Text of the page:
RNA extraction and real-time PCR reactions

After treatment conditions, mycelia were harvested by filtration, washed twice with H2O and immediately frozen in liquid nitrogen. For total RNA isolation, the germlings were disrupted by grinding in liquid nitrogen with pestle and mortar. Total RNA was extracted with Trizol reagent (Invitrogen, USA). Ten micrograms of RNA from each treatment was then fractionated in 2.2 M formaldehyde, 1.2% w/v agarose gel, stained with ethidium bromide, and then visualized under UV light. The presence of intact 25S and 18S ribosomal RNA bands was used to assess the integrity of the RNA. RNasefree DNase I treatment, for the real-time PCR experiments, was carried out as previously described [48]. Twenty micrograms of total RNA was treated with DNase, purified using a RNAeasy kit (Qiagen) and cDNA was generated using the SuperScript III First Strand Synthesis system (Invitrogen) with oligo(dT) primers, according to the manufacturer's protocol.

All the PCR reactions were performed using an ABI 7500 Fast Real-Time PCR System (Applied Biosystems, USA) and Taq-Man Universal PCR Master Mix kit (Applied Biosystems, USA). The reactions and calculations were performed according to Semighini et al. [48]. The primers and Lux™ fluorescent probes (Invitrogen, USA) used in this work are described in Supplementary Table S1.

Cloning the crzA gene into the pDEST15 vector

The Gateway Technology (Invitrogen) was used to construct, in Escherichia coli, the expression system consisting of the CRZA gene N-tagged to the GST gene. Briefly, the coding region of the exon 2 from CrzA was amplified from the cDNA sample by PCR using Platinum® Taq DNA Polymerase High Fidelity. (Invitrogen) and specific primers (CRZ-exon2-attB1-F 5′- GGGGACAAGTTGTACAAAAAAGCAGGCTTCGAAGGAGATAGAACCATGTCCCGCGGGCGTAGCAAG-3′ and CRZ-attB2-R 5′- GGGGACCACTTTGTACAAGAAAGCTGGGTCTCAATAGAAGTTACCGGCAGCAG-3′). Amplification was run for 30 cycles consisting of denaturation at 94°C for 1 min, primer annealing at 55°C for 1 min and primer extension at 68°C for 2 min. The PCR product carrying the attB sites was purified from agarose gel using the QIAquick PCR purification kit (Qiagen) and cloned into the pDONR201 plasmid (Invitrogen) using the BP Clonase. The BP clonase catalyze the in vitro recombination of PCR products or DNA segments from clones (containing attB sites) and a donor vector (containing attP sites) to generate entry clones. The entry clone pDONR201-CrzA was transformed into E. coli DH10B competent cells and selected for kanamicyn resistence. Entry clones were checked by sequencing using the ATT primers (ATT1F- 5′- TCGCGTTAACGCTAGCATGGATCTC-3′ and ATT2 R- 5′- GTAACATCAGAGATTTTGAGACAC-3′) and further used in LR reactions (Invitrogen) with the vector pDEST15 (an N-terminal GST fusion vector containing the T7 promoter) to generate the expression vector pDEST15-GST/CrzA.

Production and Purification of GST::CrzA

A. nidulans CrzA was expressed as a GST-fusion protein from the construct pDEST15-GST/CrzA in E. coli Rosetta™ (DE3) pLysS strain (Novagen). Cells harboring the plasmid construction were grown in 1 L of LB medium to an O.D.600 nm of 0.8 and protein expression was induced at 12°C, 180 rpm overnight with 0.4 mM IPTG final concentration. After induction, cells were harvested by centrifugation, suspended in phosphate-buffered saline solution (500 mM NaCl, 2.7 mM KCl, 100 mM Na2HPO4, 2 mM KH2PO4, 5% v/v glycerol, 0.5% NP-40, pH 7.4) containing 10 mM benzamidine, 0.5 mM EDTA and 2 mM of each DTT and PMSF and lysed by sonication (ten 30 sec pulses on ice) in a Vibra-Cell disrupter (Sonics®). Cell lysate was clarified at 23,000× g, 20 min, 4°C, and the recombinant protein was purified by affinity chromatography on a GSTrap FF column (GE HealthCare) according to manufacturer's instructions on an ÄKTA Prime purification system. Recombinant protein was eluted in a linear gradient of 20 mM glutathione in 50 mM Tris-HCl, 500 mM NaCl, 5% v/v glycerol, 2 mM DTT, pH 8.0 buffer. Chromatographic fractions were analyzed by SDS-PAGE followed by Coomassie Brilliant Blue staining [49] and fractions containing the purified protein were combined, concentrated and quantified using BSA as standard [50].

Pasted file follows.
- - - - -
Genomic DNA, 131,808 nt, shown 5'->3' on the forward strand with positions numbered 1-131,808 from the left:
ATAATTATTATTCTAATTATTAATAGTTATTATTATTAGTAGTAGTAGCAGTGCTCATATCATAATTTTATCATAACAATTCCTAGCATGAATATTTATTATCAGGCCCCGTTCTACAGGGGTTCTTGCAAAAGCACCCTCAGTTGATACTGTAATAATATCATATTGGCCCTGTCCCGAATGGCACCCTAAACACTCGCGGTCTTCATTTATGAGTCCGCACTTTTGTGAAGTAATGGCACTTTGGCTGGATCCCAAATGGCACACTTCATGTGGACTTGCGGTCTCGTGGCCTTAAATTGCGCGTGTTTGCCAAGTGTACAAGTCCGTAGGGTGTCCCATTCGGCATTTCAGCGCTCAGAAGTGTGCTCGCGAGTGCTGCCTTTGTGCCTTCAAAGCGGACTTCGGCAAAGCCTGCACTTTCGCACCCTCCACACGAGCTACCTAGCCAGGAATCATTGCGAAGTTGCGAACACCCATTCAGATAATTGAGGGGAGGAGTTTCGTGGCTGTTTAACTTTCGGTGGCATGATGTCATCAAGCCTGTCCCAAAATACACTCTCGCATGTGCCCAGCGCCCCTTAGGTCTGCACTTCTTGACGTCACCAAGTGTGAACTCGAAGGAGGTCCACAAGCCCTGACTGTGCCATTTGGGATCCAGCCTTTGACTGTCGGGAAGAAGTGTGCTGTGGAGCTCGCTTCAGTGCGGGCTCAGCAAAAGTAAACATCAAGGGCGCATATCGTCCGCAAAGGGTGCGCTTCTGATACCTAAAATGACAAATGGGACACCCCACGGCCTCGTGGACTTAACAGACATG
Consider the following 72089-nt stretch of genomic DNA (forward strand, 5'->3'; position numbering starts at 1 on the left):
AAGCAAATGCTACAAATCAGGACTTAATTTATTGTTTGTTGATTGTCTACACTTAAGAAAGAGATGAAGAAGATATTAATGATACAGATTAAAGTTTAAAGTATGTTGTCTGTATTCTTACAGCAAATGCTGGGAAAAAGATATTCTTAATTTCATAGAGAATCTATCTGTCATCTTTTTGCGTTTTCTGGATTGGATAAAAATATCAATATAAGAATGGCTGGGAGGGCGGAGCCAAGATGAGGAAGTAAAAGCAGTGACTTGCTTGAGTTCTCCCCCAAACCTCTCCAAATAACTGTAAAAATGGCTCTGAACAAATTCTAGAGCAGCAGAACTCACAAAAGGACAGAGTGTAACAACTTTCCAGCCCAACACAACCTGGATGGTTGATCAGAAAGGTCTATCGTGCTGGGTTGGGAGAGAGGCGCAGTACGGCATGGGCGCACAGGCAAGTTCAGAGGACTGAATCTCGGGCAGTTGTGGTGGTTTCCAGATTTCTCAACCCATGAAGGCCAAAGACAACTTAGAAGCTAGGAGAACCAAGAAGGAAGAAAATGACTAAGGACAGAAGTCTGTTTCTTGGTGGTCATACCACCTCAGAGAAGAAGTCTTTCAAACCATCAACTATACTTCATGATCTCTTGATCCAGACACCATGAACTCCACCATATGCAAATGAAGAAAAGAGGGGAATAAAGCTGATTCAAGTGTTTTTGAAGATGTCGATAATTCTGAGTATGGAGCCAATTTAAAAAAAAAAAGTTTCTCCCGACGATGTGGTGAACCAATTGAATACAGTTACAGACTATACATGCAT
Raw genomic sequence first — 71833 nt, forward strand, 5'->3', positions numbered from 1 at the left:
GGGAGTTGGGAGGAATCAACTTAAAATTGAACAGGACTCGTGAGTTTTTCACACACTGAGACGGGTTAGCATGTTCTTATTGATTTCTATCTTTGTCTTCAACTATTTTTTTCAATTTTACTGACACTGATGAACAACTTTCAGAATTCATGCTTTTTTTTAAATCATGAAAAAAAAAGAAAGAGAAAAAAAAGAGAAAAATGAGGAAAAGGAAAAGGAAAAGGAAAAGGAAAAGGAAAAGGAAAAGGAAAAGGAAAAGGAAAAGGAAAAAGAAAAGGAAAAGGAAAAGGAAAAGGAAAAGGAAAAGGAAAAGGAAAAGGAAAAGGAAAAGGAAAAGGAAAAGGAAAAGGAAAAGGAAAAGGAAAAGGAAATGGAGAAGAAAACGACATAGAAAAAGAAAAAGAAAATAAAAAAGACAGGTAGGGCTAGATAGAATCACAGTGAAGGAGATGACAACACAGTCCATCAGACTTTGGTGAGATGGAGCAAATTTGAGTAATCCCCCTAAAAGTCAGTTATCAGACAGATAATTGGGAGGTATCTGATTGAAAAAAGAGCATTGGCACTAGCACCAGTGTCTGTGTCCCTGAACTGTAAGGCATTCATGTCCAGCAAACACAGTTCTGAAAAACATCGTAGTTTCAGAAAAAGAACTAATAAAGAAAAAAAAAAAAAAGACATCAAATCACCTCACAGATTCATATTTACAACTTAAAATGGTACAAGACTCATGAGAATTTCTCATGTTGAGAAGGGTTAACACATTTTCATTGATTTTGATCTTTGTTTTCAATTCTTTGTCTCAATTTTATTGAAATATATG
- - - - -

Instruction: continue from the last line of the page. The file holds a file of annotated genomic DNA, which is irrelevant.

Electrophoretic Mobility Shift Assay

GST::CrzA recombinant protein was assayed in DNA-protein binding reactions using three 300 bp DNA fragments of the pmcA, pmcB and pmcC promoters as probes, containing the putative cis-regulatory calcineurin-dependent response elements (CDREs) for the transcription factor CrzA (Supplementary Table S1 and Figure S1). Binding reactions were carried out in 1×binding buffer (25 mM HEPES- KOH, pH 7.9, 20 mM KCl, 10% w/v glycerol, 1 mM DTT, 0.2 mM EDTA, pH 8.0, 0.5 mM PMSF, 12.5 mM benzamidine, 5 mg/mL of each antipain and pepstatin A) containing 2 µg poly(dI-dC).(dI-dC) as non-specific competitor and 1–2 µg of GST::CrzA recombinant protein, at room temperature for 10 min. After that, DNA probes (104 cpm) were added and the binding reactions were incubated at room temperature during 20 min prior to being loaded onto a native 5% polyacrylamide gel in 0.5× TBE buffer. Gels were run at 10 mA, 15°C, dried, and exposed to X-ray film. For competition assays, a molar excess of the specific DNA competitors were added prior to incubation with the radiolabeled probe.

DNA Probes and Specific Competitors for EMSA